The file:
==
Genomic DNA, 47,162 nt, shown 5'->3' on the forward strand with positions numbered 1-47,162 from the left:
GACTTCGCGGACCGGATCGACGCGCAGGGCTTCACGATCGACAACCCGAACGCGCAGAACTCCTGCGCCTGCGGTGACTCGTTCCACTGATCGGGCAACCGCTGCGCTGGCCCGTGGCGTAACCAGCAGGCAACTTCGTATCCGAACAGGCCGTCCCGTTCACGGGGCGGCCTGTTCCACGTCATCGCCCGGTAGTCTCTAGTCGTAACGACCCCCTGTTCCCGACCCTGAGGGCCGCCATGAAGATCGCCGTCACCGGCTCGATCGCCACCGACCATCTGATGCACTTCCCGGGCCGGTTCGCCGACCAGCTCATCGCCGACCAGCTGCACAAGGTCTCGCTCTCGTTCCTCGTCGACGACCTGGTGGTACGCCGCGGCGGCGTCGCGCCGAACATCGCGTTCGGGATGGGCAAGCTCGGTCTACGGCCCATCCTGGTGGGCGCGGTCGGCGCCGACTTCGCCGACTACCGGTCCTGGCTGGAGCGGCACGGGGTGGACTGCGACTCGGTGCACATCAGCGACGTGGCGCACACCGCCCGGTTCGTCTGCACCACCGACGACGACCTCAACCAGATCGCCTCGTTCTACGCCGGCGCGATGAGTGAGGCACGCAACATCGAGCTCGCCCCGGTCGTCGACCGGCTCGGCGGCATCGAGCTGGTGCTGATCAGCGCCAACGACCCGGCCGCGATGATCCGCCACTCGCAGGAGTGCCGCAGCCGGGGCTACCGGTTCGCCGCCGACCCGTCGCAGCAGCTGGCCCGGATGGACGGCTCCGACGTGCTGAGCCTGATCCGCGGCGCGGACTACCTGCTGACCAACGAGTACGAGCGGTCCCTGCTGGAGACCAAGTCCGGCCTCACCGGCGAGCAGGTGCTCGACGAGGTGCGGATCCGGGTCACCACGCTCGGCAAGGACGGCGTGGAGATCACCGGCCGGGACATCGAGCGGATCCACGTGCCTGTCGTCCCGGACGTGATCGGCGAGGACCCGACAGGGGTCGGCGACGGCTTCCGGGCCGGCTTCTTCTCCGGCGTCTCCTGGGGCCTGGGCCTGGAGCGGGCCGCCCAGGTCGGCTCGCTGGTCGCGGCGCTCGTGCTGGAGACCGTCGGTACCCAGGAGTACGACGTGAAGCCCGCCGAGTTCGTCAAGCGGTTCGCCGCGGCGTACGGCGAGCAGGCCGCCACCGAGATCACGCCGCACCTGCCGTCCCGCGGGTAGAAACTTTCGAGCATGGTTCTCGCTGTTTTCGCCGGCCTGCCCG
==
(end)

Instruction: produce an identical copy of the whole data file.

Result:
Genomic DNA, 47,162 nt, shown 5'->3' on the forward strand with positions numbered 1-47,162 from the left:
GACTTCGCGGACCGGATCGACGCGCAGGGCTTCACGATCGACAACCCGAACGCGCAGAACTCCTGCGCCTGCGGTGACTCGTTCCACTGATCGGGCAACCGCTGCGCTGGCCCGTGGCGTAACCAGCAGGCAACTTCGTATCCGAACAGGCCGTCCCGTTCACGGGGCGGCCTGTTCCACGTCATCGCCCGGTAGTCTCTAGTCGTAACGACCCCCTGTTCCCGACCCTGAGGGCCGCCATGAAGATCGCCGTCACCGGCTCGATCGCCACCGACCATCTGATGCACTTCCCGGGCCGGTTCGCCGACCAGCTCATCGCCGACCAGCTGCACAAGGTCTCGCTCTCGTTCCTCGTCGACGACCTGGTGGTACGCCGCGGCGGCGTCGCGCCGAACATCGCGTTCGGGATGGGCAAGCTCGGTCTACGGCCCATCCTGGTGGGCGCGGTCGGCGCCGACTTCGCCGACTACCGGTCCTGGCTGGAGCGGCACGGGGTGGACTGCGACTCGGTGCACATCAGCGACGTGGCGCACACCGCCCGGTTCGTCTGCACCACCGACGACGACCTCAACCAGATCGCCTCGTTCTACGCCGGCGCGATGAGTGAGGCACGCAACATCGAGCTCGCCCCGGTCGTCGACCGGCTCGGCGGCATCGAGCTGGTGCTGATCAGCGCCAACGACCCGGCCGCGATGATCCGCCACTCGCAGGAGTGCCGCAGCCGGGGCTACCGGTTCGCCGCCGACCCGTCGCAGCAGCTGGCCCGGATGGACGGCTCCGACGTGCTGAGCCTGATCCGCGGCGCGGACTACCTGCTGACCAACGAGTACGAGCGGTCCCTGCTGGAGACCAAGTCCGGCCTCACCGGCGAGCAGGTGCTCGACGAGGTGCGGATCCGGGTCACCACGCTCGGCAAGGACGGCGTGGAGATCACCGGCCGGGACATCGAGCGGATCCACGTGCCTGTCGTCCCGGACGTGATCGGCGAGGACCCGACAGGGGTCGGCGACGGCTTCCGGGCCGGCTTCTTCTCCGGCGTCTCCTGGGGCCTGGGCCTGGAGCGGGCCGCCCAGGTCGGCTCGCTGGTCGCGGCGCTCGTGCTGGAGACCGTCGGTACCCAGGAGTACGACGTGAAGCCCGCCGAGTTCGTCAAGCGGTTCGCCGCGGCGTACGGCGAGCAGGCCGCCACCGAGATCACGCCGCACCTGCCGTCCCGCGGGTAGAAACTTTCGAGCATGGTTCTCGCTGTTTTCGCCGGCCTGCCCG